Coach James insisted on it, Coach Lambright demanded it and Coach Gilbertson is perpetuating it. When Husky senior quarterback Cody Pickett, with time running out, led a 70-yard drive that included the completion of a 4th down pass and a 21-yard strike for a touchdown to win the Apple Cup, Gilbertson's loyalty turned out to be a huge factor.
Ever since backup Casey Paus came in to spark the team to a win against Oregon, which was probably this year's greatest Husky win, fans and media clamored for him to replace Pickett as the signal caller in Washington's offense. In fact, there were many boos coming from Husky fans when Pickett went 1 for 11 in the third quarter against WSU.
There was never even a question with Gilbertson. This was Cody's team and the program was being loyal to its all time leading passer. Paus knew his role, and that was to come off of the bench and do his job when called upon. He did it and directed the team to victory when he got the nod. But, he knew the job was Cody's.
Still, people questioned the decision to restart Cody the next game and the next game and with the team struggling, many began to publicly question Gilbertson's decision.
That is what makes coaching so difficult, making, the tough, and sometimes unpopular, decisions.
Loyalty cannot be underestimated in a team sport like football. If a team stays strong from within, nothing from the outside can divide them. Not losing, not media scrutiny and pressure, and not what others think and say.
Coaches know this: The team is loyal to each other first and foremost.
Everyone is expected to submerse themselves into the group. The loyalty is to teammates, to coaches, and to the school, its traditions, its community, and its fans.
But when it comes right down to it, the players must maintain loyalty to each other and defend each other. When times get tough, which they definitely did this season, the answer should always be the same. To not point any fingers, because when you do there are three fingers pointing back at you. You stick together through thick and thin.
This means not fixing the blame when things go wrong. It means believing in what you are doing and how you're doing it. Loyalty builds trust, and it is a big reason why recruits choose your school. It is something that must be practiced and preached in order to become a sound program.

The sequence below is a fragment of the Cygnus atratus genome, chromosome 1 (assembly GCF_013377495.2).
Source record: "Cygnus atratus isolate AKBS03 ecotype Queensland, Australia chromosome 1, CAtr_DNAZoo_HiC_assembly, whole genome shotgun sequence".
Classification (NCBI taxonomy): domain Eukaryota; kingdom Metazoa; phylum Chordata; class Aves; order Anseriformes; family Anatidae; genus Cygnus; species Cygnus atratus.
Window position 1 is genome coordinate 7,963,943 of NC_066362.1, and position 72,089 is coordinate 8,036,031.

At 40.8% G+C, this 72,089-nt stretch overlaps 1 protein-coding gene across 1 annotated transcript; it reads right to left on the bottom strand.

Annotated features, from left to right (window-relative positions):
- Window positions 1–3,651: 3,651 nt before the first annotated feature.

It goes both ways. Up and down the chain of command, from the head coach down to the scout team and all of the support personnel such as a trainers and managers. The team wins together, and it looses together. You develop seniors who have paid the price of loyalty and perseverance, to lead your group. You earn your position within the team through experience and hard work. All sound programs are loyal to their seniors and to those that work the hardest. It becomes a right of passage within the team that is treasured.
When many people on the outside were questioning Gilbertson's decision to continue to start and play Cody the whole game, even when the team was doing poorly, Gilby never wavered, and last Saturday it was the right call.
The season had been long and hard for the cowboy quarterback from Caldwell, Idaho. He knew he hadn't had a the best of years and he knew that he was injured, but when the biggest game of the year got down to 4 minutes to play, he responded with the confidence and a cool demeanor to come through in the clutch. He deftly drove his team to victory, and when he did, he rewarded his coach for keeping the faith. He rewarded his team because of the loyalty that was part of the program. It's part of the respect that comes with the position within the team he earned.
The upset of WSU was achieved because the team stayed together against all odds. They believed in each other and were loyal as a group. They won a game against a team that was probably better than they were. They won because of their loyalty to their coaches, their team, and to their traditions. They won because they never doubted their own resolve.
Sure, they won because the other team failed to put them away. But they also won because their fans recognized and responded to their resolve. They took pride in what they were doing. The red-zone defense was amazing by forcing the Cougars to kick four field goals instead of touchdowns. They won because they made turnover after turnover. They won because Cody Pickett, their senior quarterback, delivered when it counted most.
Sure, Gilbertson has some tough decisions ahead in the off season, but his team won their sixth Apple Cup in a row because their coach was loyal to his guy in the face of adversity. And it will send a message to those recruits that are looking at Washington.
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